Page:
Ah ha! The writer, a British Lord himself, playing dice with his universe?

130205_TVC_MENTENNISDA.jpg.CROP.multipart2-mediumI heard once that “fame is secular man’s grasp on immortality.” In Greek mythology, the true hero tests the fates and moves to make a mark on history in order to become legend, for only in legend can he become immortal. Matthew was in this sense immortalized before he could be deemed less lovely.

n the special features of Downton III, the writer claims that he allows Mary to have her perfect love. Is it divine punishment to offer true love and then take it away in its prime? I suppose it fits, mythologically speaking, but the true test here is how much an audience can take.

My theory is simple. Despite the ensemble drama, Mary is the main character, the hero of this story. She is central. She is fixed. All others play foil to her tale. Certainly she could die and the role of hero would be replaced, but for now she is left to carry on through tragedy. Great heroes have great dreams unfulfilled, great flaws to overcome, and and great hurdles to cross completely alone.

We shall see how it plays out for this hero despite the looming thunder of Downton’s Zeus.da3-s3-index_scale_1024x2000

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Filed under Drama, Historical Drama, Television

DOWNTON ABBEY – – TV Series (2010-2012)

Pronounced “Dow’tn,” it’s a place and a people. This castle is the Crawley family home. The proper lines are drawn between the titled and the subordinate, and rarely in film or TV do the twain meet. Here at Downton, however, the lives of the separate sets intersect in all ways proper and improper.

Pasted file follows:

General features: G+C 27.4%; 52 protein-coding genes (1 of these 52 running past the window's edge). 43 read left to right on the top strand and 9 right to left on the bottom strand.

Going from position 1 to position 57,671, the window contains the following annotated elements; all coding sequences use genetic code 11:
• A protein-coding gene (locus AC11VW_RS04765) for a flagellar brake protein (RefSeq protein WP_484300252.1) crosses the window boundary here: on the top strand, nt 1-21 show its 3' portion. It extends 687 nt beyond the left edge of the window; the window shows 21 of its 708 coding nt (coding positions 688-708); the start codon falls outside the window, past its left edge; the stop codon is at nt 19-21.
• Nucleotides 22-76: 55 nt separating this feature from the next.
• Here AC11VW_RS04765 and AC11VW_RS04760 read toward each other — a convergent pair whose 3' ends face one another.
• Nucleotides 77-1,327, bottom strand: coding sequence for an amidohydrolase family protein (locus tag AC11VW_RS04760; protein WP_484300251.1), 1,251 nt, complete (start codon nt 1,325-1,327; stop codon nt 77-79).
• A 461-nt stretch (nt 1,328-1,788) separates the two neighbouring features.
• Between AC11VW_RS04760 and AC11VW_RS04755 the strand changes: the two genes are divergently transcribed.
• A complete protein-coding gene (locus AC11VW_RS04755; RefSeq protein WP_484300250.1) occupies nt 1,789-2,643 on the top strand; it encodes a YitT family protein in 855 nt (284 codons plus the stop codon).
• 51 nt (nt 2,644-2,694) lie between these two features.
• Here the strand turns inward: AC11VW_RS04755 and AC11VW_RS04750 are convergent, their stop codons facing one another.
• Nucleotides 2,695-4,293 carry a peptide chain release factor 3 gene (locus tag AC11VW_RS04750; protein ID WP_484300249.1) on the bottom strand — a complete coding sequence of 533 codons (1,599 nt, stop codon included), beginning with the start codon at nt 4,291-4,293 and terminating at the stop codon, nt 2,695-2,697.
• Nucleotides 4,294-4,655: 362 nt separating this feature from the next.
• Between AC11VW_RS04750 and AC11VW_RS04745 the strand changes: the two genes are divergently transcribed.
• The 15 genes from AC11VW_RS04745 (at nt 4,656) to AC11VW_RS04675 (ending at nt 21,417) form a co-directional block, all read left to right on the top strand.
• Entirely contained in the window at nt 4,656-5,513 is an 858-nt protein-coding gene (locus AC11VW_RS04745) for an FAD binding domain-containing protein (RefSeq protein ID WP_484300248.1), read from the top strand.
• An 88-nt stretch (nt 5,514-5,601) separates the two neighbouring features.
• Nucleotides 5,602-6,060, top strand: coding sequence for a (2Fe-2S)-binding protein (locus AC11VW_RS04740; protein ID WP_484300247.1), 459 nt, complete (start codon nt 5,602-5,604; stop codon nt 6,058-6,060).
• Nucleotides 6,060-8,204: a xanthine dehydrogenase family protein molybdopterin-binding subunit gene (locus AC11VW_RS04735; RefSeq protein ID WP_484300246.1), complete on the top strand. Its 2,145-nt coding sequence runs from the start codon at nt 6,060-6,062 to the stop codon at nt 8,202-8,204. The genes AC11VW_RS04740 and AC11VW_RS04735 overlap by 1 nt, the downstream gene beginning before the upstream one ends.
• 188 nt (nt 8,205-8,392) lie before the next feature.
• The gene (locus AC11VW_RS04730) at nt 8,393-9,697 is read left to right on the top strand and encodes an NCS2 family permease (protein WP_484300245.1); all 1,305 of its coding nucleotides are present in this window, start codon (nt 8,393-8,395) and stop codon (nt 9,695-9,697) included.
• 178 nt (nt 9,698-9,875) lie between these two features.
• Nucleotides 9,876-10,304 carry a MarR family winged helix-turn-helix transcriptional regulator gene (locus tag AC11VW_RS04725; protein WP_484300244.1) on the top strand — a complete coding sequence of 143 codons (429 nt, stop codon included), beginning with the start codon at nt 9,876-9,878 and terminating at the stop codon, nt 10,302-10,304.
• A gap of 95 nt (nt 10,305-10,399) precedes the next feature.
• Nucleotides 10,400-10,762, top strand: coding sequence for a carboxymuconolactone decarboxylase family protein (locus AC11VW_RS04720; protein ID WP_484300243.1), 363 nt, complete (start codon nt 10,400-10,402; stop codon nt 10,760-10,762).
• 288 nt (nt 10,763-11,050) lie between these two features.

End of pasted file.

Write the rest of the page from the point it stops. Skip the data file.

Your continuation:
Just give in already. Everyone, from your sister and your co-worker Jim to your friend’s great Aunt Ruby, has been telling you to watch it. This once small show about a large English estate and the hierarchy of its inhabitants has become a delightful pastime, another family to feel for, a set of characters that you don’t have to feel guilty for judging.

Cast perfectly, they all seem normal and somehow more tangible than most period characters. They are real people from a surreal time in history. Each lasting character has proven him or herself flawed in some way or another so we become kindred, drawn in.

We relate, celebrating  triumphs and weeping loss along with each one. Certainly some characters feel less so, almost cartoon, existing as entities completely evil or entirely good. And a few storylines wane exhaustive while others hold us, keep us paying for Netflix, keep us wondering if Matthew and Mary will ever figure it out.

Go ahead. Get sucked into Downton for a little while. You’ll see a different take on historical events like the sinking of the Titanic and WWI. You’ll gain perspective for a culture that we anglofiles already glean from and emulate. We know who we are. We woke up at 4am to watch the wedding. We care about the pomp and propriety. We long for a bit of that in our lives. But, when it comes down to it, we haven’t really decided which side of the estate we can see ourselves on. Would we bear the boredom, the censure, the responsibility of those who stand still to be dressed for dinner? Or, would we wear the worker greys, sweep the soot, and serve the food with snark and sass in each step up those creaky Downton steps.

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Filed under Classic, Drama, Historical Drama, Television